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Posted by CENTURY 21 Cobb Real Estate on 10/4/2018

Pets are a part of the family. When we welcome a new dog into the home, we often expect them to meet our standards of behavior without much guidance. Dogs, like children, require consistent training from all members of the family. They need positive reinforcement and clear signals from you to teach them what behavior is acceptable.

In this article, weíre going to cover some important house training tips for you and your canine companion. Weíll look at some of the common mistakes that new pet owners make, and talk about ways to curb undesirable behavior like chewing shoes or furniture or barking at windows.


Traits vs. behaviors

One common mistake new pet owners make is to attempt to place character traits on their dog. Words like pushy, protective, mischievous, etc. are all adjectives that we often use to describe our dogs.

However, as dog owners and home owners, our energy is better spent on recognizing and correcting behaviors. If your dog tears at a carpet or chews the corner of your sofa, it isnít very helpful sitting around thinking of adjectives to describe your dog (like restless or anxious). Rather, we should think about the behavior itself and how to replace it.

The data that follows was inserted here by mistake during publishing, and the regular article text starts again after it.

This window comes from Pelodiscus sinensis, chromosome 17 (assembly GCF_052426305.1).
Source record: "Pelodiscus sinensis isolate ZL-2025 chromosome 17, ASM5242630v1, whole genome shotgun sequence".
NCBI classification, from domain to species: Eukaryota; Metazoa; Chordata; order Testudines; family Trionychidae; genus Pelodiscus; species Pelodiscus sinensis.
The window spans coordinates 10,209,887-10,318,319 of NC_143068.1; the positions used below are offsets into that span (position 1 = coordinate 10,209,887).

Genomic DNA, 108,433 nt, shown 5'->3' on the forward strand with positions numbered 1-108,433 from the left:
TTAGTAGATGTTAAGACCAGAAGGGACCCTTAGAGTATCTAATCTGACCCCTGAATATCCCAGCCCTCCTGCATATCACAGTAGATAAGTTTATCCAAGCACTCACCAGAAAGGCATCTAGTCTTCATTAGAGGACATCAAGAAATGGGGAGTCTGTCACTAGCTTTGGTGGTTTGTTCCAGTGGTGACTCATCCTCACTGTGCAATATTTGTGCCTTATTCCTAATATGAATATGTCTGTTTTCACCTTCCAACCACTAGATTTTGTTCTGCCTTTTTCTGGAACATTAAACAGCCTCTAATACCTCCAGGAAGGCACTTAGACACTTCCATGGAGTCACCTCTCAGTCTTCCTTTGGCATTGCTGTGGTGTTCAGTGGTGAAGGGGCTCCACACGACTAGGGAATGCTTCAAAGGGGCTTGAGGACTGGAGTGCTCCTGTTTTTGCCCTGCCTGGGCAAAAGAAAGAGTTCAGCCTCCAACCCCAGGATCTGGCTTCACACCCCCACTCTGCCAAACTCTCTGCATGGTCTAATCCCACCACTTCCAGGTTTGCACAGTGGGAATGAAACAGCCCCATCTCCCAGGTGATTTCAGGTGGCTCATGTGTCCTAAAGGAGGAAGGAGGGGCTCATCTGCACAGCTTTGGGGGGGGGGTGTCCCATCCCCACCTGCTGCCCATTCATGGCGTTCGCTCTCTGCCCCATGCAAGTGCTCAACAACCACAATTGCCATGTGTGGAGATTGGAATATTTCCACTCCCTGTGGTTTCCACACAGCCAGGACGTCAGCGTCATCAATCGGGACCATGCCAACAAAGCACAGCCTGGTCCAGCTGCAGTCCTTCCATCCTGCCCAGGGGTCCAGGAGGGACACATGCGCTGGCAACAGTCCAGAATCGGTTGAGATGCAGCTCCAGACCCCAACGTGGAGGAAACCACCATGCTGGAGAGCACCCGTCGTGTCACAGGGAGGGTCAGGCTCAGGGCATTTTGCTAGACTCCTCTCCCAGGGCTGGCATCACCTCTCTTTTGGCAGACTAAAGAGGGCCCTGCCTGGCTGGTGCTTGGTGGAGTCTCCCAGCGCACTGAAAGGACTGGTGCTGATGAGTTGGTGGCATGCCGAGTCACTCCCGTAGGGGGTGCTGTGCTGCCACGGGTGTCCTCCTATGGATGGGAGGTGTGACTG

Letís jump right into some household behaviors and ways to replace them with desirable alternatives.

Chewing

Chewing is an important part of a dogís life. Chewing itself is not a negative behavior, but when your dog starts demolishing furniture or eating your homework, itís time to take steps to curb this behavior.

First, make sure your dog is eating a healthy diet and getting enough exercise. Dogs who arenít eating a fat and protein rich food or who are overeating are prone to having excessive energy. If theyíre trapped indoors and have nothing to focus that energy on, theyíll turn to chewing things they arenít supposed to.

To focus your dogís energy on positive behaviors, take your dog for a walk, jog, or play with them. If you notice your dog attempting to chew things they shouldnít be, draw their attention away and provide them with a better alternative.

Barking

Just like chewing, barking is not in itself a negative behavior. Itís when your dog barks excessively and inappropriately that it becomes problematic.